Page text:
Helping young victims of violence and gangs


 

Enfield now has the second highest level of serious youth violence in London. (Source: Metropolitan Police Data Store)

 

Dr Gayle Hann, lead for paediatric emergency medicine, devised the ’grab bag’ scheme after a 14-year-old girl came into A&E with bruising and a nosebleed following an assault. She was seen by a nurse who was concerned that she was vulnerable but before she could be seen by a doctor, a major case involving resuscitation arrived. When she was eventually called she had left. During follow-up enquiries, the hospital established she had been reported missing.

Approximately 4000 young people aged 12-18 years from both Enfield and Haringey are treated in the A&E department and North Middlesex annually. These include the hardest to reach, vulnerable adolescents - Looked after children (LAC), those who do not attend school/college and those in gangs. The idea of using grab bags was to deliver information about local services and also to educate – this was part of a bi-borough multi-agency project which aimed to target child sexual exploitation (CSE), gang activity and missing children.

Working with Enfield and Haringey health and social care colleagues and the Local Safeguarding Children's Board, and testing ideas with a focus group of young people, Dr Hann launched the bag scheme to deliver information about local services and to educate young people. It includes leaflets about a range of services, a lip balm with a hidden helpline number for victims of domestic violence and useful contact numbers.

The presentation gives an overview of the project.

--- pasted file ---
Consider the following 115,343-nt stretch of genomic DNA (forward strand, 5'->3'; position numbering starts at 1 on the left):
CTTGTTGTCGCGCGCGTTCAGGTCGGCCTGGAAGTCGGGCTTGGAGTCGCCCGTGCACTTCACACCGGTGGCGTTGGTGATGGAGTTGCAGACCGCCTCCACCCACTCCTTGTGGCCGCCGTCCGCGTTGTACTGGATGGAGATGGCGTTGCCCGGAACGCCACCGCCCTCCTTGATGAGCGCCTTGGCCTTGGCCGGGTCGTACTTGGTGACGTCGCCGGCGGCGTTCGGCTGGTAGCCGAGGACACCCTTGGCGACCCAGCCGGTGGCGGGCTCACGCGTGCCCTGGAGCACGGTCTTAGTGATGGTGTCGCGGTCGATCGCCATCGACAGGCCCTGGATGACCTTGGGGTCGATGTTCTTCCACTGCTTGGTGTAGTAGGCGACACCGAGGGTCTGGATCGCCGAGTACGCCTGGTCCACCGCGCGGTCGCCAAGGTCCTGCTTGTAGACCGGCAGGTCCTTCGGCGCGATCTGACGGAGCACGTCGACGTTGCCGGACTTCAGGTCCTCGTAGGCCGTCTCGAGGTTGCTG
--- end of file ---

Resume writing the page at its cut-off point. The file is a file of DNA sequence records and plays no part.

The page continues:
The bags have been:

•Developed with the advice of young people
•Resourced by multiple agencies
•Contents selected to tackle multiple important issues that vulnerable young people face
•Designed for enabling feedback - a questionnaire is stapled to the front of the bag

Current outcomes of this project

Feedback questionnaires have been collated and young people responded positively to the Grab Bag Initiative;
•More than half the users surveyed said they would recommend the grab bag to a friend
•Many young people found the information provided useful
•The highest rated items were condoms, helpline numbers and drug advice
•The few finding the ‘runaway’ information useful may represent some of the hardest to reach
•If young people are sharing the information received (e.g. the lip salve) it has the potential to reach the wider community

Future objectives for this project

The grab bag scheme while inspired by one patient is having a wider impact on how we try to care for some of our most vulnerable young people. There are 225 recognised gangs operating in London and the gangs around the hospital area have been mapped to show who is in conflict with each other.

The hospital along with health and social care partners have decided to continue with this scheme to inform and educate young people on the services available to them for a range of issues, and to develop further alliance working with professionals and young people. We want to use a multi-disciplinary approach to target groups/individuals that are harder to reach, and to break down barriers to services.

We want to increase;
•Awareness of local organisations and services available
•Accessibility and confidence for young people to approach local health and social care services
•Knowledge of who to speak to and where to go in specific situations
•Empowerment, self-care and responsibility within the youth community
•Support for young people with a range of issues
•Use of the right services

We want to decrease;
•Isolation and disengagement
•Gang culture
•Stigma around certain issues
•Barriers in accessing services